Welcome to our official guide to Thirsk Racecourse. In this section we explore this great North Yorkshire racecourse in detail, looking at its history, hotel picks, fixtures, travel information, betting guides and even the weather!
- 1 Overview of Thirsk Races
- 2 Thirsk Racecourse History
- 3 The Main Races and Meetings
- 4 Thirsk Racecourse Map
- 5 Thirsk Racecourse Address
- 6 How to Get To Thirsk Races
- 7 Hotels near Thirsk Racecourse
- 8 Other Events at the Course
- 9 Best Thirsk Races Betting Sites
- 10 Thirsk Racecourse Fixtures
- 11 Thirsk Weather Forecast
- 12 Summary of Thirsk Races
- 13 Other Racecourses in The UK and Ireland
Overview of Thirsk Races
Located on the outskirts of the market town that James Herriot famously called home, Thirsk hosts a summer-long season of flat racing and is known for it’s friendly, informal and fun atmosphere.
Found some twenty miles from York in the North Riding territory of Yorkshire, Thirsk Racecourse is a key attraction to this small but bustling market town.
Thirsk Racecourse is around a mile and a quarter in length, exclusively hosting flat racing meetings. The track is a left-leaning oval, with a run-in of roughly half a mile. Many experts advise against betting on large, powerhouse gallopers that take time to build pace. Nimble types typically enjoy more success.
The unofficial dress code for Thirsk Racecourse is smart-casual, but the owners have no problem with anybody upping their sartorial game. Jackets and ties for gentlemen visitors are not mandatory but heartily welcomed, especially in the Premier Enclosure. Most events will permit under 18s free if accompanied by a paying adult.
The Paddock Enclosure is more relaxed, but certain restrictions will apply to the racecourse’s restaurants. If you plan to attend in fancy dress, contact the racecourse in advance for permission and guidance.
Thirsk Racecourse History
The racecourse officially opened its doors in 1875, though racing in the region dates back to far before this. Racing meets were held in Yorkshire as early as the 18th Century, with Thirsk a popular venue.
Thirsk was truly recognised as a viable location for the sport in 1855, when Squire Fredrick Bell built a racecourse on this land, Thirsk Hall. Friendly meetings and events were held, with a range of horses competing – including non-thoroughbreds.
The racecourse officially opened in 1875. The outbreak of The Great War in 1914 enforced closure until 1924, while WWII also saw a temporary hiatus. The site of Thirsk Racecourse became an army base for the Allied Forces. These days, Thirsk remains one of the most prominent racecourses in Yorkshire – and it also remains a family affair. The Bell family still own the course, with John Bell currently holding a position as director.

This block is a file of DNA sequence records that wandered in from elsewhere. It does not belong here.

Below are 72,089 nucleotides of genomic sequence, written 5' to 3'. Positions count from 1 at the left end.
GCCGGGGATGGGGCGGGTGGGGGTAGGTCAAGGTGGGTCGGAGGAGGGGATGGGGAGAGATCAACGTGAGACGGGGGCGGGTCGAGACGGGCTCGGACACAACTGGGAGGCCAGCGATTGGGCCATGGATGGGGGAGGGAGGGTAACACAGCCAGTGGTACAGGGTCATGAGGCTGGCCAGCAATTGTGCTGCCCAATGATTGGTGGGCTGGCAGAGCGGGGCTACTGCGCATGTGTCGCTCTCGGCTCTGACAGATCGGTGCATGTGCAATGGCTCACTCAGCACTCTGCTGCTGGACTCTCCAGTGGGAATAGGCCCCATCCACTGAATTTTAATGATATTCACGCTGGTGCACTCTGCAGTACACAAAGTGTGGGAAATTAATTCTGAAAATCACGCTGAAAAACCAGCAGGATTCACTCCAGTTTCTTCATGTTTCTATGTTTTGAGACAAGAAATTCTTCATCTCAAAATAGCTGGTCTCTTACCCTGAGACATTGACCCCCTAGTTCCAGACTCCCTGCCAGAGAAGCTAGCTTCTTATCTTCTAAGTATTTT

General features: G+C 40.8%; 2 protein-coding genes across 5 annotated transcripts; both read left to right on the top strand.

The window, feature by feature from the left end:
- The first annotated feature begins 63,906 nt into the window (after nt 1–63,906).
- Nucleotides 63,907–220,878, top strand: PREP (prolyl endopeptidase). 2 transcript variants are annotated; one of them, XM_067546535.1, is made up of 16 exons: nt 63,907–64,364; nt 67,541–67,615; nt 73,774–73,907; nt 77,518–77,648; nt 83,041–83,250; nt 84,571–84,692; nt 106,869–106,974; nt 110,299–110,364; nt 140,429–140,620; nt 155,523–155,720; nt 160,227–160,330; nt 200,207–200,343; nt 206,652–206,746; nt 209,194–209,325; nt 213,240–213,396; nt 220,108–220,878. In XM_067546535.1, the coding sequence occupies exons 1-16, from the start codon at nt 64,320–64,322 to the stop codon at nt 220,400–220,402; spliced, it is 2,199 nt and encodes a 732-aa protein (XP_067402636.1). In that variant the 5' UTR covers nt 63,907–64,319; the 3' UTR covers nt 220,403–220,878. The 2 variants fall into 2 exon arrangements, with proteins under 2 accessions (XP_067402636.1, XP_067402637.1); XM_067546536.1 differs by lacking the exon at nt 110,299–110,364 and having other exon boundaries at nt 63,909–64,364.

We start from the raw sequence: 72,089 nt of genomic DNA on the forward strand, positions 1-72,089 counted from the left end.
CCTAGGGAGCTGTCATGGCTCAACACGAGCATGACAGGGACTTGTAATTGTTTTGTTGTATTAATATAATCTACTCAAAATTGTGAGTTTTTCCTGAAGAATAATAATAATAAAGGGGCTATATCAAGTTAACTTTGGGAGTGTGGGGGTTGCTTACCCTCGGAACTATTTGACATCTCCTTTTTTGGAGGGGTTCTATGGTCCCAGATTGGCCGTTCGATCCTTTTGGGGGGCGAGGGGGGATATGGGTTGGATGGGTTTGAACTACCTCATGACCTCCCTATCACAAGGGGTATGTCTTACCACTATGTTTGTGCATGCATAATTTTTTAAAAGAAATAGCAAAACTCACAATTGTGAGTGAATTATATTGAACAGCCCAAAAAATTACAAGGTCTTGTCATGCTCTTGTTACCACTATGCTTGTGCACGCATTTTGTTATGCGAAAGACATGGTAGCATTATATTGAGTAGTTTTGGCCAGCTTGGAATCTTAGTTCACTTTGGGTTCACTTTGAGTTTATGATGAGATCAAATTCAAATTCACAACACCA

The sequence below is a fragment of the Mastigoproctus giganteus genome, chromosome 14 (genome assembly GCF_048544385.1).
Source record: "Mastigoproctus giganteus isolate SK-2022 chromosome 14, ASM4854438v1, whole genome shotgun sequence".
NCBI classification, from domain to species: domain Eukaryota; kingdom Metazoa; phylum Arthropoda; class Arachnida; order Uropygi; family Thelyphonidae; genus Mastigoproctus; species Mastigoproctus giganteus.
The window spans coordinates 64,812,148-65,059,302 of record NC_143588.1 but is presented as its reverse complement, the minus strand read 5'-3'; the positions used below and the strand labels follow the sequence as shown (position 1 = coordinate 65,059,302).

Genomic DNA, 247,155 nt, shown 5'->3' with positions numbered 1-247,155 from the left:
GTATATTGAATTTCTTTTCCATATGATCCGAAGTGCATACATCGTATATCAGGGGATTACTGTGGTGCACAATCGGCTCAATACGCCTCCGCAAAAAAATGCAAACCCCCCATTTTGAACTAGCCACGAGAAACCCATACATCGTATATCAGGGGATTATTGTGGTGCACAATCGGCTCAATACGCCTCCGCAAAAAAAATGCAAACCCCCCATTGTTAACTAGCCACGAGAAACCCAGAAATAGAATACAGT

The Main Races and Meetings
As Thirsk does not run any National Hunt races, the fixture list is a little more condensed than some racecourses. All ticketed activities at Thirsk unfold during the summer season. The Thirsk Hunt Cup is the most prestigious event of the course, with prize money worth up to £50,000. The Summer Cup in August is another significant event in the Thirsk racing calendar.
A typical fixture list for Thirsk Racecourse will unfold as follows:
- April – Season opener and one evening racing meet.
- May – The Thirsk Hunt Cup raceday, one evening racing meet, and Irish Day.
- June – Two afternoon racing meets.
- July – One afternoon racing meet, and the Go Racing in Yorkshire Summer Festival.
- August – The Thirsk Summer Cup raceday, one evening racing meet and two Family Days.
- September – Ladies Day, and an afternoon racing meet to close out the season.
As always, these events are subject to changing dates and cancellation. It is always advisable to check with the racecourse before travelling to Yorkshire in case of amended schedules.
Thirsk Racecourse Map
The course is a left-handed oval track. It is a mile and a quarter round with a run-in of 4 furlongs. There is a straight six-furlong course. The round course is flat however the sprint track is slightly undulating. The track is on the sharp side.
Thirsk Racecourse Address
The official correspondence address is:
How to Get To Thirsk Races
- By car – if driving use the post code listed above in your Sat Nav. This should lead you directly to the racecourse car park. If you prefer to navigate the traditional way, the racecourse is found at the peak of the A61, which can be joined from the A1 or the A19. The course is clearly signposted throughout the local area.
- By rail – the easiest way to reach Thirsk through public transport is by rail. It’s a small station so you may need to change somewhere along your journey, though several major cities also run directly to Thirsk. The racecourse is a fifteen-minute walk from the station, but if you need a little assistance with mobility, a free shuttle service also operates on race days. Alternatively, take a train into York and use a traditional bus service. Route numbers 30 and 70 serve Thirsk Racecourse.